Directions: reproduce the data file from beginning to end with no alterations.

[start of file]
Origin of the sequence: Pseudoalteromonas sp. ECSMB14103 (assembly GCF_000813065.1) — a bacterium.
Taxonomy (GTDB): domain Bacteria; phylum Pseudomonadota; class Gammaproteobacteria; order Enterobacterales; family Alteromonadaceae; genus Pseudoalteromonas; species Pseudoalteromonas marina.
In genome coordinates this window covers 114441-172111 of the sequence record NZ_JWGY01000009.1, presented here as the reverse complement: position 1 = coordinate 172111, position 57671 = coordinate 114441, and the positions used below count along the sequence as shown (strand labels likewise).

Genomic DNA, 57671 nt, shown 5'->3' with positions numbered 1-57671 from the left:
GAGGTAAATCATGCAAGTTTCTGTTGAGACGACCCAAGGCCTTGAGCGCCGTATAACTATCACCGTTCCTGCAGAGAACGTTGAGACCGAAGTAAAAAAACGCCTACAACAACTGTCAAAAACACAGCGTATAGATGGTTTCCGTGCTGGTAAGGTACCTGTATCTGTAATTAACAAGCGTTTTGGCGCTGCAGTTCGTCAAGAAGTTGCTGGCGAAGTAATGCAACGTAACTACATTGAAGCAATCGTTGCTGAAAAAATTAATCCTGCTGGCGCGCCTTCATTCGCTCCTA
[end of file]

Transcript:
Origin of the sequence: Pseudoalteromonas sp. ECSMB14103 (assembly GCF_000813065.1) — a bacterium.
Taxonomy (GTDB): domain Bacteria; phylum Pseudomonadota; class Gammaproteobacteria; order Enterobacterales; family Alteromonadaceae; genus Pseudoalteromonas; species Pseudoalteromonas marina.
In genome coordinates this window covers 114441-172111 of the sequence record NZ_JWGY01000009.1, presented here as the reverse complement: position 1 = coordinate 172111, position 57671 = coordinate 114441, and the positions used below count along the sequence as shown (strand labels likewise).

Genomic DNA, 57671 nt, shown 5'->3' with positions numbered 1-57671 from the left:
GAGGTAAATCATGCAAGTTTCTGTTGAGACGACCCAAGGCCTTGAGCGCCGTATAACTATCACCGTTCCTGCAGAGAACGTTGAGACCGAAGTAAAAAAACGCCTACAACAACTGTCAAAAACACAGCGTATAGATGGTTTCCGTGCTGGTAAGGTACCTGTATCTGTAATTAACAAGCGTTTTGGCGCTGCAGTTCGTCAAGAAGTTGCTGGCGAAGTAATGCAACGTAACTACATTGAAGCAATCGTTGCTGAAAAAATTAATCCTGCTGGCGCGCCTTCATTCGCTCCTA